If you're shocked by a woman being arrested after reporting gang-rape in Dubai, you should know how common these cases are

Incidences like this are not uncommon in the glitzy Gulf, which wants you to think it's more liberal than it is. South African national Roxanne Hillier was jailed for seven months after it was alleged she spent time alone with her male employer – even after medical reports showed they hadn't had sex

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The Independent Online

A British national from the North West has been charged with sex outside marriage in Dubai after she reported having been gang-raped by two men from Birmingham. The men were due to return to the UK within a few hours of the incident, so were not arrested in the UAE as a result of the victim report.  The 25-year-old was on her way to pursue a life in Australia when she was befriended by two fellow Englishmen who, it was reported, lured her to their hotel room where she was pinned down and raped while recording it on a phone.

Following her arrest for extramarital sex, this woman’s passport has been confiscated and she is prohibited from leaving the country.  She is essentially under “country arrest” while she awaits legal proceedings against her.  The prescribed punishments for extramarital sex in the UAE include imprisonment, deportation, floggings and stoning to death.

Incidences like this are not uncommon in the Gulf.  Dubai struggles to maintain its promoted reputation of being tolerant, modern, progressive and focussed on happiness and positivity, while it regularly victimises women for reporting crime.  All of the glamour, glitz and fireworks displays in the world press cannot disguise the negative image that incidences like this one generate.

Over the past decade, my group Detained in Dubai has unfortunately been involved in a number of similar cases, causing us to lobby judicial improvements in crime report handling. Alicia Gali, an Australian national who has spoken publicly and extensively about her own ordeal, spent eight months in jail after being drugged and violently raped.  With broken bones and evidence of serious assault, her abuse was continued by the authorities through the UAE’s legal processes.

Other cases include a Norwegian woman who was sentenced to 16 months in prison after having reported her rape. Only after Norwegian diplomats intervened was she able to leave the UAE, once the ruler issued her a pardon.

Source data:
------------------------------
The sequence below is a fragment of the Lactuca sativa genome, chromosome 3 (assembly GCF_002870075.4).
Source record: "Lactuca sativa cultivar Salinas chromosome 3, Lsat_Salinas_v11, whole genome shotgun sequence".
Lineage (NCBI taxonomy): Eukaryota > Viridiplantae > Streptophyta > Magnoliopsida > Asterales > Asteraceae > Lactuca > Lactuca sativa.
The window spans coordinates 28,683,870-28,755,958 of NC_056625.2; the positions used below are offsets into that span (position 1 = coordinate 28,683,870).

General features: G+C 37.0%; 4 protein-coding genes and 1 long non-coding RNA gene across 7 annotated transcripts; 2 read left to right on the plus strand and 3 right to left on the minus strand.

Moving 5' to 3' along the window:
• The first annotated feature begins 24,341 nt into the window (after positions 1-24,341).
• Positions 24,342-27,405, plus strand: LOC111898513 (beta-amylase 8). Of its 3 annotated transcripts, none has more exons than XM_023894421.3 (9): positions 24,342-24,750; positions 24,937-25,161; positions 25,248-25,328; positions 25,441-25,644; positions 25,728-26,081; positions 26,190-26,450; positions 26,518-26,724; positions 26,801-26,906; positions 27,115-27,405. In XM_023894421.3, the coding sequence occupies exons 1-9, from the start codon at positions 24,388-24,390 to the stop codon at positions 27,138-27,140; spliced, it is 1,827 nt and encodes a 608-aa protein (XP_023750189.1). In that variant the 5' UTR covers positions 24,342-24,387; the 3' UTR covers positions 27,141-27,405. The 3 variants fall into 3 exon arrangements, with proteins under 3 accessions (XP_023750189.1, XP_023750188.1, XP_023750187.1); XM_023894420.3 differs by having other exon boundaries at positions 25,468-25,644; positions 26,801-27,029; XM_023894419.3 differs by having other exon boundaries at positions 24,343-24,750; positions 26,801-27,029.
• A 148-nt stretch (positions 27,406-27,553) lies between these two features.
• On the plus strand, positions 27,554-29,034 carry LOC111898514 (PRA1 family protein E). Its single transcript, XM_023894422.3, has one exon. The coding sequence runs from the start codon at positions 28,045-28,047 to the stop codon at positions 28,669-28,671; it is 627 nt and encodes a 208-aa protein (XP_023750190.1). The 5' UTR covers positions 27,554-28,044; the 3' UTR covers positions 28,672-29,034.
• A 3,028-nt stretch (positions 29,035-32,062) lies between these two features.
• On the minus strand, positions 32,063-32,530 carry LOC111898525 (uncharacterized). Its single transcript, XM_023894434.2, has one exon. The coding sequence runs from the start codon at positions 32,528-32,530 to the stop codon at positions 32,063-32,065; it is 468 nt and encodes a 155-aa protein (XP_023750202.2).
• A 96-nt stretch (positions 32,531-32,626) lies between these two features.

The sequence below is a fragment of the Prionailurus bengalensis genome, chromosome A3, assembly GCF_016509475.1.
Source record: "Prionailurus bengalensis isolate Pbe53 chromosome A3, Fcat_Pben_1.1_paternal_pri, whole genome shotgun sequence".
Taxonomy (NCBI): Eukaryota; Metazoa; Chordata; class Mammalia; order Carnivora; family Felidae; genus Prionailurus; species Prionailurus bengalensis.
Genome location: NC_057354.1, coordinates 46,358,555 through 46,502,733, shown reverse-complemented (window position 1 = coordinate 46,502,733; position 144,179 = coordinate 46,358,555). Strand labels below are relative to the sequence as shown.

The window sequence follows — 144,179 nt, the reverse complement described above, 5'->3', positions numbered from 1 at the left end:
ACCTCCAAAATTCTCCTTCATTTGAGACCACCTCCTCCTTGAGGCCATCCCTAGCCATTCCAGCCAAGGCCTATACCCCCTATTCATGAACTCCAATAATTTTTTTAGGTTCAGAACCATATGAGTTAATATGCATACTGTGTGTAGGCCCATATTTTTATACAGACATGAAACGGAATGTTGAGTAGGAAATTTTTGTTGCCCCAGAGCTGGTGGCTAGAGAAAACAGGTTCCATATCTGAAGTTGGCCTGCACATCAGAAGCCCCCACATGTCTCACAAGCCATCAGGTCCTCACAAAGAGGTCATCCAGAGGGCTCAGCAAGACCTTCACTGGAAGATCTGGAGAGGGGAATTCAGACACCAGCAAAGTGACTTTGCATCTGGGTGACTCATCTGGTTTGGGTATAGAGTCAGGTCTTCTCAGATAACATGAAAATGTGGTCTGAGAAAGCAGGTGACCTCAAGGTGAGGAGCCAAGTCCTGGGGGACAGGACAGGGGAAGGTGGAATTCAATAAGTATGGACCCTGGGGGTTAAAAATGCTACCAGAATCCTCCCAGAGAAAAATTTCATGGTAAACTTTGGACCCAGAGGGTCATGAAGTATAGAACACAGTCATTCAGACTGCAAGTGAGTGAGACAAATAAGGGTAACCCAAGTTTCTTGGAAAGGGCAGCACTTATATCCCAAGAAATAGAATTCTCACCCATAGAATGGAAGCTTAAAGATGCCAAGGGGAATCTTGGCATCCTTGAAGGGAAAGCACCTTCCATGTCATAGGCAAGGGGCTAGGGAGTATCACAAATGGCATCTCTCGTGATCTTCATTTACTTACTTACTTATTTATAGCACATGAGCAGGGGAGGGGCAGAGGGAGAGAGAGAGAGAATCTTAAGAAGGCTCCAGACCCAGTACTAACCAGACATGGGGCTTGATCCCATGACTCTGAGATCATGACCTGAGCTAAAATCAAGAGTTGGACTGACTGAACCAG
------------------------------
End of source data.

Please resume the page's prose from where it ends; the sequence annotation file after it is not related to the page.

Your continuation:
South African national Roxanne Hillier was jailed for seven months after it was alleged she spent time alone with her male employer.  Despite medical reports returning that she had not engaged in sexual intercourse, she was still sentenced.

A common question we are asked as an organisation is whether a victim of crime should actually report it in Dubai.  Whether it is a rape, assault, slander or less serious crime, we always explain the risks involved in reporting anything to the police. The victim can be jailed themselves or subject to retaliatory accusations that can lead to lengthy detentions or legal proceedings.  One thing that rings true is that the system and its applications are volatile.

The UAE’s judicial system is relatively new and therefore underdeveloped. Even though the government is aware of the gross failings and abuses of justice, they seem to be more interested in funding projects that can be marketed in glossy magazines.  It is all about appearances, not functionality.  

The UAE knows our weaknesses. As tourists, we are attracted to the country because of the seven-star hotels, malls and entertainment and of course this won’t change. When a failing judicial system meets dazzling tourism, some expats and tourists are going to feel the harsher side of Dubai, the side that can see innocent people victimised by the law.  

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With no embassy support, no legal aid and predatorily expensive lawyers, we have prepared "Proponence", a Membership Programme that will provide the kind of support that foreigners need when traveling to risky, but attractive, locations.  It will provide legal and emergency support to people in this exact situation and we hope it will prevent unnecessarily protracted negative experiences for members.

Radha Stirling is the founder of Detained in Dubai

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